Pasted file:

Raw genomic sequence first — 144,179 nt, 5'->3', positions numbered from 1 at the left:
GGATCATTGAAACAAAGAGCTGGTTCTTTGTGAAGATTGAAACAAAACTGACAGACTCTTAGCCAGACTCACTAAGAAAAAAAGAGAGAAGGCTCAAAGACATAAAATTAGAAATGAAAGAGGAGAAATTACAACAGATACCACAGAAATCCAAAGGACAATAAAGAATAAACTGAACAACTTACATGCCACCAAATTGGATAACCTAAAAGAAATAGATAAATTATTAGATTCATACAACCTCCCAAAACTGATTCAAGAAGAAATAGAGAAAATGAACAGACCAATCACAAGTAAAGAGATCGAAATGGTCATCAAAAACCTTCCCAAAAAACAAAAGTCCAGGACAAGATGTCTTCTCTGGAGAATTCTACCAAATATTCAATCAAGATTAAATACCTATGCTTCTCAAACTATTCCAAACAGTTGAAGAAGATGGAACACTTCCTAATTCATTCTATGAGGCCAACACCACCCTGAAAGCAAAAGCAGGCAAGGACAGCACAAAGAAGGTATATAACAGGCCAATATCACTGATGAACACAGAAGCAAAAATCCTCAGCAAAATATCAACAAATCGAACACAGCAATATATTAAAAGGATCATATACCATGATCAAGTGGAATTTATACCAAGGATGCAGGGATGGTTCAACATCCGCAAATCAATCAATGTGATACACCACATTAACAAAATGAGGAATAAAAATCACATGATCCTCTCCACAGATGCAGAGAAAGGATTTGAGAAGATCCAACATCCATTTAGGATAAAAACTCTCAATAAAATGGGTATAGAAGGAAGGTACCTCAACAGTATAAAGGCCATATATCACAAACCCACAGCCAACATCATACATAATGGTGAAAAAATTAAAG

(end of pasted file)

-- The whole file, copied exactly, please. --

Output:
Raw genomic sequence first — 144,179 nt, 5'->3', positions numbered from 1 at the left:
GGATCATTGAAACAAAGAGCTGGTTCTTTGTGAAGATTGAAACAAAACTGACAGACTCTTAGCCAGACTCACTAAGAAAAAAAGAGAGAAGGCTCAAAGACATAAAATTAGAAATGAAAGAGGAGAAATTACAACAGATACCACAGAAATCCAAAGGACAATAAAGAATAAACTGAACAACTTACATGCCACCAAATTGGATAACCTAAAAGAAATAGATAAATTATTAGATTCATACAACCTCCCAAAACTGATTCAAGAAGAAATAGAGAAAATGAACAGACCAATCACAAGTAAAGAGATCGAAATGGTCATCAAAAACCTTCCCAAAAAACAAAAGTCCAGGACAAGATGTCTTCTCTGGAGAATTCTACCAAATATTCAATCAAGATTAAATACCTATGCTTCTCAAACTATTCCAAACAGTTGAAGAAGATGGAACACTTCCTAATTCATTCTATGAGGCCAACACCACCCTGAAAGCAAAAGCAGGCAAGGACAGCACAAAGAAGGTATATAACAGGCCAATATCACTGATGAACACAGAAGCAAAAATCCTCAGCAAAATATCAACAAATCGAACACAGCAATATATTAAAAGGATCATATACCATGATCAAGTGGAATTTATACCAAGGATGCAGGGATGGTTCAACATCCGCAAATCAATCAATGTGATACACCACATTAACAAAATGAGGAATAAAAATCACATGATCCTCTCCACAGATGCAGAGAAAGGATTTGAGAAGATCCAACATCCATTTAGGATAAAAACTCTCAATAAAATGGGTATAGAAGGAAGGTACCTCAACAGTATAAAGGCCATATATCACAAACCCACAGCCAACATCATACATAATGGTGAAAAAATTAAAG